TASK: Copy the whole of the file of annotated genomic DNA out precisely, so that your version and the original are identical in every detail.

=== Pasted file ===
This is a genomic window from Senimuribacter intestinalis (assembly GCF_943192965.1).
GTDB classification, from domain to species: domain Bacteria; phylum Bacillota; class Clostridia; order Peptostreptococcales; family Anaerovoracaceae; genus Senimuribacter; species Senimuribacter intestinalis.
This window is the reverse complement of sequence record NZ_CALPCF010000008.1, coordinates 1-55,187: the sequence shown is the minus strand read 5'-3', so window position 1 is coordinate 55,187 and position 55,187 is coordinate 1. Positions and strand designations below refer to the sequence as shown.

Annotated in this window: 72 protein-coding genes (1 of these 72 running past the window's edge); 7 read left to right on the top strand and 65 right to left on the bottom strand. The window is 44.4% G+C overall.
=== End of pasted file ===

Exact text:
This is a genomic window from Senimuribacter intestinalis (assembly GCF_943192965.1).
GTDB classification, from domain to species: domain Bacteria; phylum Bacillota; class Clostridia; order Peptostreptococcales; family Anaerovoracaceae; genus Senimuribacter; species Senimuribacter intestinalis.
This window is the reverse complement of sequence record NZ_CALPCF010000008.1, coordinates 1-55,187: the sequence shown is the minus strand read 5'-3', so window position 1 is coordinate 55,187 and position 55,187 is coordinate 1. Positions and strand designations below refer to the sequence as shown.

Annotated in this window: 72 protein-coding genes (1 of these 72 running past the window's edge); 7 read left to right on the top strand and 65 right to left on the bottom strand. The window is 44.4% G+C overall.